M/cloudy
61°
M/cloudy
Hi 74° | Lo 51°

Wilton-Lyndeborough

‘My comfort zone, my haven, my safe place’

WILTON-LYNDEBOROUGH: Seniors ready to take on new challenges bolstered by a solid foundation

  • Nathan Duplease, Brooke Marcotte and Jacob Marchand, from left, march in to the graduation ceremony.<br/><br/>(Staff photo by Dave Anderson)
  • Wilton-Lyndeborough seniors graduated on Friday <br/><br/>(Staff photo by Dave Anderson)
  • Cory Partridge, left, and Ramy Koudsi march in at the Wilton-Lyndeborough Cooperative High School's graduation ceremony on Friday.<br/><br/>(Staff photo by Dave Anderson)
  • Miski Villalobos, left, and  Alaina Vickers Dodge march in at the Wilton-Lyndeborough Cooperative High School's graduation ceremony on Friday.<br/><br/>(Staff photo by Dave Anderson)
  • Wilton-Lyndeborough seniors graduated on Friday <br/><br/>(Staff photo by Dave Anderson)
  • Wilton-Lyndeborough seniors graduated on Friday <br/><br/>(Staff photo by Dave Anderson)
  • Wilton-Lyndeborough seniors graduated on Friday <br/><br/>(Staff photo by Dave Anderson)
  • Wilton-Lyndeborough seniors graduated on Friday <br/><br/>(Staff photo by Dave Anderson)
  • Carl Weigle celebrates as Wilton-Lyndeborough Cooperative High School Principal Brian Bagley, left, and School Board Chair Geoff Brock look on.<br/><br/>(Staff photo by Dave Anderson)
  • Wilton-Lyndeborough seniors graduated on Friday <br/><br/>(Staff photo by Dave Anderson)
  • Wilton-Lyndeborough seniors graduated on Friday <br/><br/>(Staff photo by Dave Anderson)
  • Wilton-Lyndeborough seniors graduated on Friday <br/><br/>(Staff photo by Dave Anderson)

Family and friends filled the gymnasium at Wilton-Lyndeborough Cooperative High School on Friday to celebrate the accomplishments of 43 graduating seniors.

“Our class was known as the bad class, but I think we’re a special class,” said Marissa Courtemarche, the class salutatorian. She described her classmates as fun loving and hard working — “The whole class pretty much worked at Market Basket,” she said — and people who were passionate about what they love.

“If I had my way, I’d be saving animals all over the world,” said Courtemarche, who plans to study veterinary medicine. “If some of the guys in our class had their way, they’d kill all the animals I’d save.”

She urged her classmates to put their whole hearts into whatever they planned to do next in their lives.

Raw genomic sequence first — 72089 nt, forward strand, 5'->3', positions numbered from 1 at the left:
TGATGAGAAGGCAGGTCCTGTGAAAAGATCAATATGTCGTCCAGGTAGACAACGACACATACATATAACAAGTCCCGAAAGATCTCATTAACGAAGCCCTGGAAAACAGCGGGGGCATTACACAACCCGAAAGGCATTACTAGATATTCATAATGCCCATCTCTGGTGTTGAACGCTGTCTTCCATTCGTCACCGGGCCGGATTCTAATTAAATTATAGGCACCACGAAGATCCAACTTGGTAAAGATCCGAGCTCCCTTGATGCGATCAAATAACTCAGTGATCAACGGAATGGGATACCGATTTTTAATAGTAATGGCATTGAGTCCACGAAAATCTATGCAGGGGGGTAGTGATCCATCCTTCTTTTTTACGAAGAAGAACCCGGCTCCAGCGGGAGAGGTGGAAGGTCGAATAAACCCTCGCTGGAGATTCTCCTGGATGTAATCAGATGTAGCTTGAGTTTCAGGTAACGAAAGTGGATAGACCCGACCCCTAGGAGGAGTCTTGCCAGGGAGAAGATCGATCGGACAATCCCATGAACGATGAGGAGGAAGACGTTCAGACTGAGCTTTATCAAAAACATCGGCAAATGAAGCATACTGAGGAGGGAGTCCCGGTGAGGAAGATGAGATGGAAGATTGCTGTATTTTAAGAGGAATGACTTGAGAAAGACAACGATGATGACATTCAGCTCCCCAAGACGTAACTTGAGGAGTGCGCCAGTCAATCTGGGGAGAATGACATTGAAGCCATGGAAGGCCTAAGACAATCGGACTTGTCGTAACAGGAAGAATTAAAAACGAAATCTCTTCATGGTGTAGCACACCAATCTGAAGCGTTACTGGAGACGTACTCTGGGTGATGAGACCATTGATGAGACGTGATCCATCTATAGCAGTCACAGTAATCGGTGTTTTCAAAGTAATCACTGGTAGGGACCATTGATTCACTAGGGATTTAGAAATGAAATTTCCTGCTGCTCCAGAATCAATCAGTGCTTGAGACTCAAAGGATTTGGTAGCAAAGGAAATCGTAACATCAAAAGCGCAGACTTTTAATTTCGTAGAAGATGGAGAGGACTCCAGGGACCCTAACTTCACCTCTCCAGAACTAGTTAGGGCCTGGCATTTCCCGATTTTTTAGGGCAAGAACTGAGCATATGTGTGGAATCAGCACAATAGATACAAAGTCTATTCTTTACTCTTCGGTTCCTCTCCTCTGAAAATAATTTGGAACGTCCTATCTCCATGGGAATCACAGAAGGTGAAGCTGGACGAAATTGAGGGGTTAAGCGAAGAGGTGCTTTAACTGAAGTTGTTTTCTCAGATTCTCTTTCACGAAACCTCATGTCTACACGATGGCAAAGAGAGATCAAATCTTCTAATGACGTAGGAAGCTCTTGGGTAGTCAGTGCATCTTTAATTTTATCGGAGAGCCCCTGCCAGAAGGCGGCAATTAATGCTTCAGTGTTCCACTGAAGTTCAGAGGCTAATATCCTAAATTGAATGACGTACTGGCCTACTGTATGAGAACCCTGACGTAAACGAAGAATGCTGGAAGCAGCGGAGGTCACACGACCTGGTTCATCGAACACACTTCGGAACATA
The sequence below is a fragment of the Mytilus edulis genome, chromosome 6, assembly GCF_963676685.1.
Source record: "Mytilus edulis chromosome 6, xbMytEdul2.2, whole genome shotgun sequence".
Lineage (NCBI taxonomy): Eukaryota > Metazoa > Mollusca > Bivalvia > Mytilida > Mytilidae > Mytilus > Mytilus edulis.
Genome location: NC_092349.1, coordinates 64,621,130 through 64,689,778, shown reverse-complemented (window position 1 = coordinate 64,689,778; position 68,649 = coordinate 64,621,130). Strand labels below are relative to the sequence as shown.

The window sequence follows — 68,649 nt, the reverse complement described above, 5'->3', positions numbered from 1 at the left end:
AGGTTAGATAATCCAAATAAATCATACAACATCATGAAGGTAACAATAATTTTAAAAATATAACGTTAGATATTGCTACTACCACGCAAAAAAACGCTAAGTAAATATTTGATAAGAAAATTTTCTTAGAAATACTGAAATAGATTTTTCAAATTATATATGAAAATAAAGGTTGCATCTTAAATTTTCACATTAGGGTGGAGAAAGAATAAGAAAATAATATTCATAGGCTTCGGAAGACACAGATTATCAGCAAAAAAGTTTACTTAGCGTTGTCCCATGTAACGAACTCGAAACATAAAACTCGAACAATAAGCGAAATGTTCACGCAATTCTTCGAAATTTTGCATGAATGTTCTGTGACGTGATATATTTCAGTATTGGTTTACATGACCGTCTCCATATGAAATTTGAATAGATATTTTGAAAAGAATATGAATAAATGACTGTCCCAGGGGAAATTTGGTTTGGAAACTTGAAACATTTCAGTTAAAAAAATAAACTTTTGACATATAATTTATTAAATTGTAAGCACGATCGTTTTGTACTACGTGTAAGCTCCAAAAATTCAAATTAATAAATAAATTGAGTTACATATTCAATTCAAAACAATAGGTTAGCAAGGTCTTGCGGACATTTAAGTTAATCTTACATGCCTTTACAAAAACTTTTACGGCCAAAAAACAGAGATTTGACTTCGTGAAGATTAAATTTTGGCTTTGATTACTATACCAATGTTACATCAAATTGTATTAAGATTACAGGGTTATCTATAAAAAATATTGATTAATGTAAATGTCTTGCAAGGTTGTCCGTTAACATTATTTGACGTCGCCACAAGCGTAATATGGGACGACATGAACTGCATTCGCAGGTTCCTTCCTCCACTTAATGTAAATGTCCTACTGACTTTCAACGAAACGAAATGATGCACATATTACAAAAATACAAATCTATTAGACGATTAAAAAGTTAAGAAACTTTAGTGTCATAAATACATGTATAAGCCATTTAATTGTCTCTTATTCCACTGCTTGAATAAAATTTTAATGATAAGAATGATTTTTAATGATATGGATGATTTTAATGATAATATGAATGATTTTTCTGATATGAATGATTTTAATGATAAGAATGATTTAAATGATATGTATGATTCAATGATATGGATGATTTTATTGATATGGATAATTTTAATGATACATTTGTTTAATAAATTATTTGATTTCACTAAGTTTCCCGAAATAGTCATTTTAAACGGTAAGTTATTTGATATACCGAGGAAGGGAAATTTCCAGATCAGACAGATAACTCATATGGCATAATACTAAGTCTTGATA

“We can do and achieve anything we set our minds to,” Courtemarche said. “I’m so glad I went to a small school. We did it guys. I’ll remember each and every one of you.”

Valedictorian Miskinawi Villalobos opened her address by quoting the poet Khalil Gibran: “Your living is determined not so much by what life brings to you as by the attitude you bring to life; not so much by what happens to you as by the way your mind looks at what happens.”

Villalobos said that message should guide her classmates.

“I’ve learned two things,” she said. “One, I don’t have it all that bad. Two, life is tough. People are mean. But if life was perfect, how boring that would be.”

The school has always been a refuge for students, Villalobos said, especially since many of them have been attending classes in the building since sixth grade.

“It’s been my comfort zone, my haven, my safe place,” she said. “Home, sweet home.”

During his welcome address, Principal Brian Bagley congratulated the seniors and offered advice as they plan what to do next.

“Don’t pick a career just to pay your bills,” Bagley said. “Pick a career that really means something to you.”

The seniors invited Dianne Veer, who works in the school cafeteria, to be the guest speaker. Dressed informally and wearing her cafeteria apron, Veer drew laughs as she offered her perspective on the senior class.

“The lunch ladies, we hear it all,” Veer said. “We hear the breakups. We hear the makeouts. You asked me to name names, but I won’t do that. My speech will be short. Let’s get on with the partying.”

A highlight of the evening was the traditional rose ceremony, where seniors filed down from the stage, one row at a time. To the strains of “The House that Built Me” and other country tunes, they each picked a few roses from buckets at the front of the gymnasium. Then they fanned out into the audience, finding parents, grandparents, siblings and close friends, sharing kisses and hugs and presenting the roses in recognition of the love and support they had received.

The ceremony served also as a reminder that many of the students will be leaving their two small home towns, as they go off for higher education, or into the military or move away for job opportunities. As they move forward, the graduates are facing challenges that can be daunting, Villalobos said.

“We’re excited and we’re scared, but what we call bad in life is sometimes the best thing that can happen to us,” she said.

Her classmates have battled tragedies together and come together to support each other.

“It’s not what you go through, it’s how you handle it,” Villalobos said. “Rise above whatever it is that threatens you. Don’t give in. Don’t give up.”

Dave Anderson can be reached at 924-7172, ext. 233 or danderson@ledgertranscript.com. He’s on Twitter at @DaveAndersonMLT.

There are no comments yet. Be the first!
Post a Comment

You must be registered to comment on stories. Click here to register.